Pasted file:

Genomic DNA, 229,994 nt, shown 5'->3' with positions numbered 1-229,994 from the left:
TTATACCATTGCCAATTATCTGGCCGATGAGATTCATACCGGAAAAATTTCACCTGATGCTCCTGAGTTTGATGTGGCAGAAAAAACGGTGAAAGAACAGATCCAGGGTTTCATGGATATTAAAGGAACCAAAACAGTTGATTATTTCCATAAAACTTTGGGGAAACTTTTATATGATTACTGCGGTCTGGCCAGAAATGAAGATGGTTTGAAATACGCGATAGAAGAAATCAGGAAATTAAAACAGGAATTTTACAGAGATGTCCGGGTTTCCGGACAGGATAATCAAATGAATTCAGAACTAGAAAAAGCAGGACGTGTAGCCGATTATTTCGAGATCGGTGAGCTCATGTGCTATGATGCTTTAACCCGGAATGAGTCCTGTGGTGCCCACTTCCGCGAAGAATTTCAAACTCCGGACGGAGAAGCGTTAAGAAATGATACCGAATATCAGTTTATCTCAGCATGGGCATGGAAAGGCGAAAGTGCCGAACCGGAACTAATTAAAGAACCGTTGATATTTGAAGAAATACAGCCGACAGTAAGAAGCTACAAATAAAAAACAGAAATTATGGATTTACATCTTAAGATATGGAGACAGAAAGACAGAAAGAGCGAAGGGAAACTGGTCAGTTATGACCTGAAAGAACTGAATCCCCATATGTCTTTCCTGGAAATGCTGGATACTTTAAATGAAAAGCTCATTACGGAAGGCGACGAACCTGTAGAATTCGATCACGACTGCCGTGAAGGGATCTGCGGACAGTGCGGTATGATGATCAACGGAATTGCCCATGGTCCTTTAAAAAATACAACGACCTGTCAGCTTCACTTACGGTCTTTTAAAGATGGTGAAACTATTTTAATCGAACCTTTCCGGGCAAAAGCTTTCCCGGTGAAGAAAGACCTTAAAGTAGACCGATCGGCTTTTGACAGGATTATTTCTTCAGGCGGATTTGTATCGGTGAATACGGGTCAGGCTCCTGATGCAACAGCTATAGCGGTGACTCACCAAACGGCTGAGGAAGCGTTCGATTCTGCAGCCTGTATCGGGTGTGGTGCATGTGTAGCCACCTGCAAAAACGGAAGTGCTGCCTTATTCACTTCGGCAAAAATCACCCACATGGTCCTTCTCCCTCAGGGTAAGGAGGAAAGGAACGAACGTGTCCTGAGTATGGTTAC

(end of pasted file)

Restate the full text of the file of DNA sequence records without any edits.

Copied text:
Genomic DNA, 229,994 nt, shown 5'->3' with positions numbered 1-229,994 from the left:
TTATACCATTGCCAATTATCTGGCCGATGAGATTCATACCGGAAAAATTTCACCTGATGCTCCTGAGTTTGATGTGGCAGAAAAAACGGTGAAAGAACAGATCCAGGGTTTCATGGATATTAAAGGAACCAAAACAGTTGATTATTTCCATAAAACTTTGGGGAAACTTTTATATGATTACTGCGGTCTGGCCAGAAATGAAGATGGTTTGAAATACGCGATAGAAGAAATCAGGAAATTAAAACAGGAATTTTACAGAGATGTCCGGGTTTCCGGACAGGATAATCAAATGAATTCAGAACTAGAAAAAGCAGGACGTGTAGCCGATTATTTCGAGATCGGTGAGCTCATGTGCTATGATGCTTTAACCCGGAATGAGTCCTGTGGTGCCCACTTCCGCGAAGAATTTCAAACTCCGGACGGAGAAGCGTTAAGAAATGATACCGAATATCAGTTTATCTCAGCATGGGCATGGAAAGGCGAAAGTGCCGAACCGGAACTAATTAAAGAACCGTTGATATTTGAAGAAATACAGCCGACAGTAAGAAGCTACAAATAAAAAACAGAAATTATGGATTTACATCTTAAGATATGGAGACAGAAAGACAGAAAGAGCGAAGGGAAACTGGTCAGTTATGACCTGAAAGAACTGAATCCCCATATGTCTTTCCTGGAAATGCTGGATACTTTAAATGAAAAGCTCATTACGGAAGGCGACGAACCTGTAGAATTCGATCACGACTGCCGTGAAGGGATCTGCGGACAGTGCGGTATGATGATCAACGGAATTGCCCATGGTCCTTTAAAAAATACAACGACCTGTCAGCTTCACTTACGGTCTTTTAAAGATGGTGAAACTATTTTAATCGAACCTTTCCGGGCAAAAGCTTTCCCGGTGAAGAAAGACCTTAAAGTAGACCGATCGGCTTTTGACAGGATTATTTCTTCAGGCGGATTTGTATCGGTGAATACGGGTCAGGCTCCTGATGCAACAGCTATAGCGGTGACTCACCAAACGGCTGAGGAAGCGTTCGATTCTGCAGCCTGTATCGGGTGTGGTGCATGTGTAGCCACCTGCAAAAACGGAAGTGCTGCCTTATTCACTTCGGCAAAAATCACCCACATGGTCCTTCTCCCTCAGGGTAAGGAGGAAAGGAACGAACGTGTCCTGAGTATGGTTAC